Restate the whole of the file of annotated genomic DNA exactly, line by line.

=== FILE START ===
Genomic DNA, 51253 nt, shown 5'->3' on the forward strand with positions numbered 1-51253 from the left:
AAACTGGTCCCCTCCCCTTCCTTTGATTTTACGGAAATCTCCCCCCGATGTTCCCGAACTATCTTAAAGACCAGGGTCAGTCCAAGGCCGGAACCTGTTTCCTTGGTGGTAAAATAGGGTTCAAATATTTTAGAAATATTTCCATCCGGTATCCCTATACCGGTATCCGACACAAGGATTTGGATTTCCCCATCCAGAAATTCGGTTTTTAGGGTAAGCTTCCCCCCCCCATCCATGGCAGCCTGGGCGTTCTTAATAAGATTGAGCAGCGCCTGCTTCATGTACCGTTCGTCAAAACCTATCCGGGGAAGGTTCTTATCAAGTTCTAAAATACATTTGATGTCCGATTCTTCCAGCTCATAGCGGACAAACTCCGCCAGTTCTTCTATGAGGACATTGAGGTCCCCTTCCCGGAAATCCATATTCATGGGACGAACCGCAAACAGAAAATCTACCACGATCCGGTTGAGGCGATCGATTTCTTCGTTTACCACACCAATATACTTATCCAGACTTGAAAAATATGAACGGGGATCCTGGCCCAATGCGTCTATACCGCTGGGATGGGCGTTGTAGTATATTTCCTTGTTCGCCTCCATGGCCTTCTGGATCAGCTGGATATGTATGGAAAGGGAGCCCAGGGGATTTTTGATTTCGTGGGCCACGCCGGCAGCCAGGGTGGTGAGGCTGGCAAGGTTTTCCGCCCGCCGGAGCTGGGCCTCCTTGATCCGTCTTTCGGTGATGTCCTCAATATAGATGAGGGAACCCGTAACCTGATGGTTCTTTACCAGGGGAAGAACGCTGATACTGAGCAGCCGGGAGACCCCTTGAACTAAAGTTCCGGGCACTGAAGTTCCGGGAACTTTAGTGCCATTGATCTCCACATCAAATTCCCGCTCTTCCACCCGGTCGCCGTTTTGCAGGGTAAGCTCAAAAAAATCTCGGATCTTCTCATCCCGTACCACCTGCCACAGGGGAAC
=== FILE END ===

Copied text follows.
Genomic DNA, 51253 nt, shown 5'->3' on the forward strand with positions numbered 1-51253 from the left:
AAACTGGTCCCCTCCCCTTCCTTTGATTTTACGGAAATCTCCCCCCGATGTTCCCGAACTATCTTAAAGACCAGGGTCAGTCCAAGGCCGGAACCTGTTTCCTTGGTGGTAAAATAGGGTTCAAATATTTTAGAAATATTTCCATCCGGTATCCCTATACCGGTATCCGACACAAGGATTTGGATTTCCCCATCCAGAAATTCGGTTTTTAGGGTAAGCTTCCCCCCCCCATCCATGGCAGCCTGGGCGTTCTTAATAAGATTGAGCAGCGCCTGCTTCATGTACCGTTCGTCAAAACCTATCCGGGGAAGGTTCTTATCAAGTTCTAAAATACATTTGATGTCCGATTCTTCCAGCTCATAGCGGACAAACTCCGCCAGTTCTTCTATGAGGACATTGAGGTCCCCTTCCCGGAAATCCATATTCATGGGACGAACCGCAAACAGAAAATCTACCACGATCCGGTTGAGGCGATCGATTTCTTCGTTTACCACACCAATATACTTATCCAGACTTGAAAAATATGAACGGGGATCCTGGCCCAATGCGTCTATACCGCTGGGATGGGCGTTGTAGTATATTTCCTTGTTCGCCTCCATGGCCTTCTGGATCAGCTGGATATGTATGGAAAGGGAGCCCAGGGGATTTTTGATTTCGTGGGCCACGCCGGCAGCCAGGGTGGTGAGGCTGGCAAGGTTTTCCGCCCGCCGGAGCTGGGCCTCCTTGATCCGTCTTTCGGTGATGTCCTCAATATAGATGAGGGAACCCGTAACCTGATGGTTCTTTACCAGGGGAAGAACGCTGATACTGAGCAGCCGGGAGACCCCTTGAACTAAAGTTCCGGGCACTGAAGTTCCGGGAACTTTAGTGCCATTGATCTCCACATCAAATTCCCGCTCTTCCACCCGGTCGCCGTTTTGCAGGGTAAGCTCAAAAAAATCTCGGATCTTCTCATCCCGTACCACCTGCCACAGGGGAAC